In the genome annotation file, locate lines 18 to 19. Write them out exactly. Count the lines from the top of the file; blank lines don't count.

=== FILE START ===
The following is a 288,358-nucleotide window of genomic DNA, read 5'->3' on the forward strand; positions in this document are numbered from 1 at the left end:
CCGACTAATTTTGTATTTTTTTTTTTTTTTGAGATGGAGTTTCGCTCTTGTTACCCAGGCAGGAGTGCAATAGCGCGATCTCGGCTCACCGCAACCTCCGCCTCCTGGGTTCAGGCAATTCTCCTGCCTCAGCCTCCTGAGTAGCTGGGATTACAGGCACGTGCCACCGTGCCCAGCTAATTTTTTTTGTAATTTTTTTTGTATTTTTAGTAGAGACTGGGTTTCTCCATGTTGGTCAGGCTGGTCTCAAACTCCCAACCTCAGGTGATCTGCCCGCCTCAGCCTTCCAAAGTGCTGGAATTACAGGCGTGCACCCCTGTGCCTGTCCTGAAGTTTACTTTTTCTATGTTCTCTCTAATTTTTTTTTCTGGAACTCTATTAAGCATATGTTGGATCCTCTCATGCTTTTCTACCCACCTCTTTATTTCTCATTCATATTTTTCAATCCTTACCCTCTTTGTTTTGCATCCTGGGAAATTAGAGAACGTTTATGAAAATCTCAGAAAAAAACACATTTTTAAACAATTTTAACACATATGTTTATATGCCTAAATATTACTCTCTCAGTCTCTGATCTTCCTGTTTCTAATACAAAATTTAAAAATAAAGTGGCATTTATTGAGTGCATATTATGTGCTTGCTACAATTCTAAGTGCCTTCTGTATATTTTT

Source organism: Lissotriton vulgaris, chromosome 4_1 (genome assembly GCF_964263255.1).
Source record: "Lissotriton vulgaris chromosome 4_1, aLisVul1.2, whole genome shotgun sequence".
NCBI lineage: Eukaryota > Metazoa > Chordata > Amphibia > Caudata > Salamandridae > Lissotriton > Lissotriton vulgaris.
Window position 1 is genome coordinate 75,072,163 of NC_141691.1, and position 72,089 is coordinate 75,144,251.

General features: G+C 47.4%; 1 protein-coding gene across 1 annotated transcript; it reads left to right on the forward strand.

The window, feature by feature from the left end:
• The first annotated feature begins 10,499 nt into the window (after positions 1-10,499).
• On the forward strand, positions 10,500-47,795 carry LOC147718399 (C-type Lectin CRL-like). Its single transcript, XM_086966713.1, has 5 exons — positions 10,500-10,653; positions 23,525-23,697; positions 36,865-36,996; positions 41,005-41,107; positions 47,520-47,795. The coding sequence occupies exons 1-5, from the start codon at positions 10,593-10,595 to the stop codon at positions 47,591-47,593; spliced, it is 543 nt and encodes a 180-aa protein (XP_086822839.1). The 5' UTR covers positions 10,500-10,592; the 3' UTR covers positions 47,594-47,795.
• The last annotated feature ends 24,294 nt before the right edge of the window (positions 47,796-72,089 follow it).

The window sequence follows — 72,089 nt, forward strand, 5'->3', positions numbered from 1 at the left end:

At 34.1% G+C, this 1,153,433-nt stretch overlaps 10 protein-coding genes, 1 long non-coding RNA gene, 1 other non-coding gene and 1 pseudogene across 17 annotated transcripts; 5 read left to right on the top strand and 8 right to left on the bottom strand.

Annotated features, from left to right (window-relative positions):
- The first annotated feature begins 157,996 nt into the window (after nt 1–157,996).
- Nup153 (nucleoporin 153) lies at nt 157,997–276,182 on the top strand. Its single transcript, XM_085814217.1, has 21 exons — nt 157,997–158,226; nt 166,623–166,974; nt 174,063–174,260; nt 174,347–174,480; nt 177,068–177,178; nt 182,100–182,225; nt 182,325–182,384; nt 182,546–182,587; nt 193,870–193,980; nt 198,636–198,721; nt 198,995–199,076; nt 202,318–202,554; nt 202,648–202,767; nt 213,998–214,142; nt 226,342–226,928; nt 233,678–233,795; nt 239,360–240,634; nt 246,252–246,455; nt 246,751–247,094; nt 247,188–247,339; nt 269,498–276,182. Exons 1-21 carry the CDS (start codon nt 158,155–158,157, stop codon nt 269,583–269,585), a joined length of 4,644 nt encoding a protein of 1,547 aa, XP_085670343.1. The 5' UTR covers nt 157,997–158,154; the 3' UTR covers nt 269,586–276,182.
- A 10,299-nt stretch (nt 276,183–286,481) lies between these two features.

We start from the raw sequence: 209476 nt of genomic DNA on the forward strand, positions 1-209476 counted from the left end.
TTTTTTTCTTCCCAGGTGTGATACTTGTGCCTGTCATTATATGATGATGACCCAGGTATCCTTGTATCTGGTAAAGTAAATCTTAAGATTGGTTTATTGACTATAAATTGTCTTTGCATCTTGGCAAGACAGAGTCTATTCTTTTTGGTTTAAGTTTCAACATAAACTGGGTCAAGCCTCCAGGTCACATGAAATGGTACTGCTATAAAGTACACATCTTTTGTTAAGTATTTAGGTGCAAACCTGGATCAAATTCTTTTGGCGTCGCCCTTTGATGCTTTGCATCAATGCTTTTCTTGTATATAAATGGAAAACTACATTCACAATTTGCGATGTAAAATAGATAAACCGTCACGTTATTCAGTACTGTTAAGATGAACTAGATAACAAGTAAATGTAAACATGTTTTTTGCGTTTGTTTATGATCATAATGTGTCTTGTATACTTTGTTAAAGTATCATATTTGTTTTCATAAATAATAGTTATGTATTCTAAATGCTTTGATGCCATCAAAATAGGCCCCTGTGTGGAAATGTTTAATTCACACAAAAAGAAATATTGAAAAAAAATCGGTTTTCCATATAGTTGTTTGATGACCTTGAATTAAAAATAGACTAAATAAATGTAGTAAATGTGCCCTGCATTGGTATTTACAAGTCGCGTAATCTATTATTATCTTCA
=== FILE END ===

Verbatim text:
We start from the raw sequence: 209476 nt of genomic DNA on the forward strand, positions 1-209476 counted from the left end.
TTTTTTTCTTCCCAGGTGTGATACTTGTGCCTGTCATTATATGATGATGACCCAGGTATCCTTGTATCTGGTAAAGTAAATCTTAAGATTGGTTTATTGACTATAAATTGTCTTTGCATCTTGGCAAGACAGAGTCTATTCTTTTTGGTTTAAGTTTCAACATAAACTGGGTCAAGCCTCCAGGTCACATGAAATGGTACTGCTATAAAGTACACATCTTTTGTTAAGTATTTAGGTGCAAACCTGGATCAAATTCTTTTGGCGTCGCCCTTTGATGCTTTGCATCAATGCTTTTCTTGTATATAAATGGAAAACTACATTCACAATTTGCGATGTAAAATAGATAAACCGTCACGTTATTCAGTACTGTTAAGATGAACTAGATAACAAGTAAATGTAAACATGTTTTTTGCGTTTGTTTATGATCATAATGTGTCTTGTATACTTTGTTAAAGTATCATATTTGTTTTCATAAATAATAGTTATGTATTCTAAATGCTTTGATGCCATCAAAATAGGCCCCTGTGTGGAAATGTTTAATTCACACAAAAAGAAATATTGAAAAAAAATCGGTTTTCCATATAGTTGTTTGATGACCTTGAATTAAAAATAGACTAAATAAATGTAGTAAATGTGCCCTGCATTGGTATTTACAAGTCGCGTAATCTATTATTATCTTCA